Timing is everything when it comes to Easter lilies
By: Susan Jones
| Posted: Saturday, Mar 23, 2013 06:00 am
To learn about lily varieties you can grow yourself, see today's At Home story.
The stunning, highly-perfumed Easter lily is a mainstay of the spring holiday season. In the next week an estimated 12 million Easter lilies will be sold across North America. The pure white flowers have a mythical history that goes back beyond the beginning of Christianity.
The ancient Greeks believed their god Juno was nursing her son Hercules when drops of milk fell to Earth and became white lilies. Christian tradition says that as Christ walked through the Garden of Gethsemane, drops of his sweat fell to the ground and became lilies.
The Virgin Mary is also associated with lilies and she is shown in some medieval paintings receiving pure white lilies from the angel Gabriel. In addition, the flowers are said to have grown at the mouth of the Virgin Mary’s own tomb. Eve is also remembered with lilies. When she left the Garden of Eden, Eve wept at her loss and her teardrops became lilies.
All these legends speak to the pure beauty of Lilium longiflorum, but strangely, the lily we have come to think of as an Easter lily is not a native of the Middle East, but instead has its roots in Japan.
Easter lilies were brought to England from Japan in the late 1700s. For most of the next century the British sold the world its Easter lilies from farms in Bermuda. In 1898 a virus attacked the Bermuda lily plants and production was moved to Japan.
The story diverges slightly at this point, because in 1919, an American soldier named Louis Houghton brought a suitcase full of lily bulbs home to Oregon. He gave the bulbs to farming friends, but the plants were not widely grown for resale in the United States until after the bombing of Pearl Harbor.
Soon after war was declared on Japan, a kind of frenzy took over the farmers on the Oregon coast. The lilies were called “white gold” and in the next few years some 1,200 farmers tried growing them. The number of speculators soon dwindled however, because growing Easter lilies is very labour intensive.
Just 10 Easter-lily-growing farmers remain on a 12-mile spit of land between the redwood trees and the California-Oregon coast. The region is now known as the Easter-lily capital of the world.
The three most common Easter lily cultivars are Nellie Whites, Ace or Snow Whites. It takes three years for the bulbs to grow big enough to produce a marketable flower. If they do start to bloom before they are three years old, the flower buds are picked off.
In each of those three growing years the bulbs must be dug up, searched for bulblets, which could produce new plants, and then replanted. The California Farm Bureau website estimates the bulbs are handled some 40 times before they finally reach the point of sale at Easter time.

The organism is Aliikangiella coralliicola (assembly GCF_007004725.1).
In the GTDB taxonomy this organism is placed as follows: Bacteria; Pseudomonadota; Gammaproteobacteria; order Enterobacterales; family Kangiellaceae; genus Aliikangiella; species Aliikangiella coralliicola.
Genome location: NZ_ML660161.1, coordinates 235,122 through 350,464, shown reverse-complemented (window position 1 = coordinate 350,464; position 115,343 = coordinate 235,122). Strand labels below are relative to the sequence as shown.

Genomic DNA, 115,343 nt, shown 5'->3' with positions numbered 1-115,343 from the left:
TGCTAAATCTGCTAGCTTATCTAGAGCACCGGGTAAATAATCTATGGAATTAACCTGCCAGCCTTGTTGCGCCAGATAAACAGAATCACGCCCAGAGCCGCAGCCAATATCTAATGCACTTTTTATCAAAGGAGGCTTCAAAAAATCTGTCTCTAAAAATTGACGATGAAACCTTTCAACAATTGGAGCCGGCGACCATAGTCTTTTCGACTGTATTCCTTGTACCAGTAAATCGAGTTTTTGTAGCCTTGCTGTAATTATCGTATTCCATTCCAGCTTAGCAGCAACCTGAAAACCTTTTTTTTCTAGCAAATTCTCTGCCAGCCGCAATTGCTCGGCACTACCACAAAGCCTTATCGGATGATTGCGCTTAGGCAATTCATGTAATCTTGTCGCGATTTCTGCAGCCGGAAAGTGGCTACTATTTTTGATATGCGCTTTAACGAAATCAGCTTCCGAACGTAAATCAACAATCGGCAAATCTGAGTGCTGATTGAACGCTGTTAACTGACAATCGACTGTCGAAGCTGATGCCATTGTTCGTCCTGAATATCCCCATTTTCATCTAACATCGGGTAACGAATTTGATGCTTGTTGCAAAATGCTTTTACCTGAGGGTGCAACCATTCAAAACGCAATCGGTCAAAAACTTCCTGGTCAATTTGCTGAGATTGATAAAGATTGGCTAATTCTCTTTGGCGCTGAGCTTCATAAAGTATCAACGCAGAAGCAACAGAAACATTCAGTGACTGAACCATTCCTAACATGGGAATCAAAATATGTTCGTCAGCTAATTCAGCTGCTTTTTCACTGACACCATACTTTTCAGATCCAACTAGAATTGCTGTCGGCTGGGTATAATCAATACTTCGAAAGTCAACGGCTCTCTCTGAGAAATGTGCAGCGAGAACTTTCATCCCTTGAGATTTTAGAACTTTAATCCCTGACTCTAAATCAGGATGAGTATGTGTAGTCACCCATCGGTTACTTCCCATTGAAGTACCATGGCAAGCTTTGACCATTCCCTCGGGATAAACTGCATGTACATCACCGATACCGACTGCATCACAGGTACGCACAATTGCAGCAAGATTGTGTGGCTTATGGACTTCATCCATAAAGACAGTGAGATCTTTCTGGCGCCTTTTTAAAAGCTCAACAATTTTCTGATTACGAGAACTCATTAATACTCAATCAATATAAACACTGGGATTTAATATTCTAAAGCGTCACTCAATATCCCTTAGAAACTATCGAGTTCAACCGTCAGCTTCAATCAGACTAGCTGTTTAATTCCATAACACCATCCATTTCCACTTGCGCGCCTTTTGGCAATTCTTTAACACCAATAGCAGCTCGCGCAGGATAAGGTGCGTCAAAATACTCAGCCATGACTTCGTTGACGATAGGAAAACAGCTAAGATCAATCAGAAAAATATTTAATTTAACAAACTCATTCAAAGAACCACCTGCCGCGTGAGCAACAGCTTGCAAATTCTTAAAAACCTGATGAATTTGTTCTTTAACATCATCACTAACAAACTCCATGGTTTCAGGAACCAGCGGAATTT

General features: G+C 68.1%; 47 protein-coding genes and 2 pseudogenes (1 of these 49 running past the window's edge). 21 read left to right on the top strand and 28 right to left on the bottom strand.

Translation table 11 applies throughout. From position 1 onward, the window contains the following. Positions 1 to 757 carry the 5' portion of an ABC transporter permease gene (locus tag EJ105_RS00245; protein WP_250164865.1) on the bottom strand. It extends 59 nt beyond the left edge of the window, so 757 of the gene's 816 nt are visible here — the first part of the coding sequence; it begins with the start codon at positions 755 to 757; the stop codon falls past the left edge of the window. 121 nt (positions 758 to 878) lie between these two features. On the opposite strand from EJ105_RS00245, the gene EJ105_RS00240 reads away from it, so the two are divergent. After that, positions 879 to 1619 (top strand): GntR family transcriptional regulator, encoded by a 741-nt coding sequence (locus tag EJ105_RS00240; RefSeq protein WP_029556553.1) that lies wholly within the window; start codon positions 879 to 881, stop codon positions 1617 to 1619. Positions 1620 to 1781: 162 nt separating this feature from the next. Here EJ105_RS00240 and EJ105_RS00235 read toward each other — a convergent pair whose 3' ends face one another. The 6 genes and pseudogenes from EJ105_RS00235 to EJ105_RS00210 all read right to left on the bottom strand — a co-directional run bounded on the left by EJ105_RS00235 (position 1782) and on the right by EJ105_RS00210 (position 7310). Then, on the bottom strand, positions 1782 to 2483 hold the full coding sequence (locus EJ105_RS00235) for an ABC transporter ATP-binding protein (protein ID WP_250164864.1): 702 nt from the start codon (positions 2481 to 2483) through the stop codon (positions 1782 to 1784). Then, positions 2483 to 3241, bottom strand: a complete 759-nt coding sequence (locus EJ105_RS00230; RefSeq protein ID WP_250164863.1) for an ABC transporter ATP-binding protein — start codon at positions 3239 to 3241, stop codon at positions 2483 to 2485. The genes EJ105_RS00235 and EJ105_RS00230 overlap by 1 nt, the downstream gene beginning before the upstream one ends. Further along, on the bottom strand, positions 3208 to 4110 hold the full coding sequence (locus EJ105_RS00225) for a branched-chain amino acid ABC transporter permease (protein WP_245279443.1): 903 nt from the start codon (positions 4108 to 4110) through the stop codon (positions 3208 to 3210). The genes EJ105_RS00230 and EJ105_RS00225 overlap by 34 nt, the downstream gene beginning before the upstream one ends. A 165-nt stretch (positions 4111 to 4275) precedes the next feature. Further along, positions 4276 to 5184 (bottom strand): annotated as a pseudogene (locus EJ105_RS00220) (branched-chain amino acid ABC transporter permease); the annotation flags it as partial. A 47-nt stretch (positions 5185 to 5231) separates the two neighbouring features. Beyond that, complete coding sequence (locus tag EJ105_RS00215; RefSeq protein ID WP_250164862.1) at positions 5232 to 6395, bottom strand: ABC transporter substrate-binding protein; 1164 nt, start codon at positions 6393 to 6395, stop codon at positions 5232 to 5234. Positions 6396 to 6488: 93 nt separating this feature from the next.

Jim Hole of the Enjoy Centre said these lilies are the most difficult-to-manage crop that he has in his greenhouse because the date for Easter varies every year between March 24 and April 24. The flowers must be timed to open precisely two days before Easter. Just one day later and the wholesalers might as well turn their remaining lilies to compost, because they are no longer salable. In contrast, the poinsettia selling period is four to six weeks long.
“We have to keep the lilies cool, then warm them up, and cover them and do a whole range of activities to get them opening exactly on the weekend of Easter. And every year, the timing is different,” Hole said.
Easter lilies are not hardy here and getting them to flower again is a tricky business.
“This winter might have been the exception because we had so much snow. If you had tried to over-winter them this year, you might have had success with the snow cover, but it’s a lot of work,” Hole said.
One way to get an Easter lily to stay in bloom longer is to remove the stamens and pistils. Removing the orange pollen-laden stamens also helps the flowers to stay pure white.
Those sexy looking stamens and pistils were apparently of some concern in Victorian times too. The Victorians are said to have removed the stamens and pistils so they wouldn’t be concerned with sexuality issues or with impure thoughts when they attended their Easter morning church services.
Finally, Easter lilies are not considered edible and they can be extremely toxic to cats. Don’t let your cat chew the leaves, or it could suffer from kidney failure.